Grief had been a stranger,
Not showing her face for ages,
But decided to drop in
On this anniversary of my loss.
I didn’t want to be rude-
My mother always taught me to be a kind Southern lady-
But I was not in the mood for company on this saddest of days.
Still, I remembered my manners
And invited Grief in for a visit.
I’m afraid my reception was chilly at first, but Grief didn’t seem to mind.
She settled in, putting her arm around me, in the guise of an old friend.
Tell me stories, she said,
Her voice the sound of distant rain,
Gentle and soft.
And so I began, tearfully,
As Grief nodded and urged me on.
Story after story I shared,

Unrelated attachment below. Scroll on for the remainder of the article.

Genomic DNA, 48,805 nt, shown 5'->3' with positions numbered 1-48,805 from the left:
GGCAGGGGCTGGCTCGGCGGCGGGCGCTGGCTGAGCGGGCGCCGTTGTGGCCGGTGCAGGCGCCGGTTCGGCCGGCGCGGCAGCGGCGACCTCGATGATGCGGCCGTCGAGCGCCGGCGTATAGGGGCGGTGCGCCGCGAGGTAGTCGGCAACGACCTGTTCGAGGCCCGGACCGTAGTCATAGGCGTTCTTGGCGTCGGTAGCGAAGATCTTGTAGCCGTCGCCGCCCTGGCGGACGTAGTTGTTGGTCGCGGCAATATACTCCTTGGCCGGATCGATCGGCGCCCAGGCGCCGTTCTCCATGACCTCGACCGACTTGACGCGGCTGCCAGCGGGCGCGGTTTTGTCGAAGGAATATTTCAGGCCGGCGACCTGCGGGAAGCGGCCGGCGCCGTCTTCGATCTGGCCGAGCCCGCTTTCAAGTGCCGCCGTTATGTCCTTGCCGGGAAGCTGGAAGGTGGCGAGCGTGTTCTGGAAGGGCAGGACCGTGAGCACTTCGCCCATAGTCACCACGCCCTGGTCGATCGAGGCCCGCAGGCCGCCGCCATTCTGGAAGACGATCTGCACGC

Stories of my mother’s youth,
Stories of her courage,
As Grief listened in rapt attention,
Her hand under her chin.
Suddenly I realized that we were not alone, Grief and I.
My mother sat with us, listening to my stories,
Smiling and laughing,
Her blue eyes twinkling.
I knew then that Grief was an old friend,
And her visits were nothing to dread.
For when Grief would come calling, she would always bring my mother close to me again.